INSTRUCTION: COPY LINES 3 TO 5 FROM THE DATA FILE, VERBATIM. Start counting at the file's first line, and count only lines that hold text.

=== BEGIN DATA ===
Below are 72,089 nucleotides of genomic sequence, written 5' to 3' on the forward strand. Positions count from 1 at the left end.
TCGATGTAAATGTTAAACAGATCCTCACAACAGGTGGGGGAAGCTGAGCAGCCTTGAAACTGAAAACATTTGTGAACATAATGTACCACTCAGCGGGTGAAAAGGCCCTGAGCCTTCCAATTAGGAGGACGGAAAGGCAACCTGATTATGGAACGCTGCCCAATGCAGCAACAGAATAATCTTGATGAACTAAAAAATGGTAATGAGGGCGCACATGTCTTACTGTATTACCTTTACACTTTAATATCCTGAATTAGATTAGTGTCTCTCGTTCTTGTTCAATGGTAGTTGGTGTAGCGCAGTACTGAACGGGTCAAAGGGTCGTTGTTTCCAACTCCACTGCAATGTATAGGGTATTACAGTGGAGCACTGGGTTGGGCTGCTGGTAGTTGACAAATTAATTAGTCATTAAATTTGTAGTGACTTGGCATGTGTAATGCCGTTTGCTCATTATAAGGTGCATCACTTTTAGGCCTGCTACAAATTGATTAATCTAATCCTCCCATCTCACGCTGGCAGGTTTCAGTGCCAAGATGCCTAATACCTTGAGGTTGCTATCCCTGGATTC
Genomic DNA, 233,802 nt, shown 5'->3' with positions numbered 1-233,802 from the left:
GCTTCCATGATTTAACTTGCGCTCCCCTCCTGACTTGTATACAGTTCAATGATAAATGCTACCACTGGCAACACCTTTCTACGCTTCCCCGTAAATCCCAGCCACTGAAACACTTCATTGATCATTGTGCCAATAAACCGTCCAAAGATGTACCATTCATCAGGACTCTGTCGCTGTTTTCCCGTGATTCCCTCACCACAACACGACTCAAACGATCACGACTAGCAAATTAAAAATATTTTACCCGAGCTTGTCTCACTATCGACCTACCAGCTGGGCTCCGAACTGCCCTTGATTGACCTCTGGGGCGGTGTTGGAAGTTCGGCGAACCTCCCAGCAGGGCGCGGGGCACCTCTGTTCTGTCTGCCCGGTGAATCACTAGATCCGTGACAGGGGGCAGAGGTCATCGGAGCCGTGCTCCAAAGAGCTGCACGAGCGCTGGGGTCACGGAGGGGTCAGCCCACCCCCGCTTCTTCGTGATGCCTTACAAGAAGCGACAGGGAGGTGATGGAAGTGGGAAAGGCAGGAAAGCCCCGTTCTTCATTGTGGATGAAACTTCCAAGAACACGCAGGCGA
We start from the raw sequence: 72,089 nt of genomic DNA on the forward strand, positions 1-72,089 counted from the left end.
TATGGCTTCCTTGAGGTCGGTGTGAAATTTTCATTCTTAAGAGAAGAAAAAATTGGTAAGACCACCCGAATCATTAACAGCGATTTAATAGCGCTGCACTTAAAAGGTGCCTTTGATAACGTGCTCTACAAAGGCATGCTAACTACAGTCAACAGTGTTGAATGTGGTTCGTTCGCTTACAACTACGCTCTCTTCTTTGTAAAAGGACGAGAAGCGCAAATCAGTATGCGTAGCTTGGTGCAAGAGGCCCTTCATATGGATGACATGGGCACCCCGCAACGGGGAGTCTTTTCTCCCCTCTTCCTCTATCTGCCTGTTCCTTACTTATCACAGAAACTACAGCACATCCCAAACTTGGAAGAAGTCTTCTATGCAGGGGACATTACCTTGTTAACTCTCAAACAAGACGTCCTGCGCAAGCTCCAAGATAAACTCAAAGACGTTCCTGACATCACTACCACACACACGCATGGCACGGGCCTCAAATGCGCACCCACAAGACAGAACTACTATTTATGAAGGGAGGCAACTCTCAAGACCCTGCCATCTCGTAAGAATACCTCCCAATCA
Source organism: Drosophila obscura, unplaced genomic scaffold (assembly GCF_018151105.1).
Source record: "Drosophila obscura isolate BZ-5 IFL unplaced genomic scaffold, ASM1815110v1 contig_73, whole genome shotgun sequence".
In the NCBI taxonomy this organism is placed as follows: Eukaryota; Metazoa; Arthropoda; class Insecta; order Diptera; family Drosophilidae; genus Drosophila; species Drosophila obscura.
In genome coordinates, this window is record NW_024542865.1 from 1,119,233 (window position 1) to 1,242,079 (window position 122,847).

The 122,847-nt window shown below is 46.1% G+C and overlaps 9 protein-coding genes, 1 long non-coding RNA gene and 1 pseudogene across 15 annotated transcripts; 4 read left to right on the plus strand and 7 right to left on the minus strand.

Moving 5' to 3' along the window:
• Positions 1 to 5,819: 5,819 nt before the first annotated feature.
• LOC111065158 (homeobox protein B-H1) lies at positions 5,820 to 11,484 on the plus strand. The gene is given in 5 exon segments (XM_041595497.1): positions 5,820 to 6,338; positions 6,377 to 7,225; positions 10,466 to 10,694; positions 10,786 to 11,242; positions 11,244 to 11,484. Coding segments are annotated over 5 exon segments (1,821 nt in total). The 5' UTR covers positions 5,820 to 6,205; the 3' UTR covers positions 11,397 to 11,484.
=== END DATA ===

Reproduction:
Genomic DNA, 233,802 nt, shown 5'->3' with positions numbered 1-233,802 from the left:
GCTTCCATGATTTAACTTGCGCTCCCCTCCTGACTTGTATACAGTTCAATGATAAATGCTACCACTGGCAACACCTTTCTACGCTTCCCCGTAAATCCCAGCCACTGAAACACTTCATTGATCATTGTGCCAATAAACCGTCCAAAGATGTACCATTCATCAGGACTCTGTCGCTGTTTTCCCGTGATTCCCTCACCACAACACGACTCAAACGATCACGACTAGCAAATTAAAAATATTTTACCCGAGCTTGTCTCACTATCGACCTACCAGCTGGGCTCCGAACTGCCCTTGATTGACCTCTGGGGCGGTGTTGGAAGTTCGGCGAACCTCCCAGCAGGGCGCGGGGCACCTCTGTTCTGTCTGCCCGGTGAATCACTAGATCCGTGACAGGGGGCAGAGGTCATCGGAGCCGTGCTCCAAAGAGCTGCACGAGCGCTGGGGTCACGGAGGGGTCAGCCCACCCCCGCTTCTTCGTGATGCCTTACAAGAAGCGACAGGGAGGTGATGGAAGTGGGAAAGGCAGGAAAGCCCCGTTCTTCATTGTGGATGAAACTTCCAAGAACACGCAGGCGA
We start from the raw sequence: 72,089 nt of genomic DNA on the forward strand, positions 1-72,089 counted from the left end.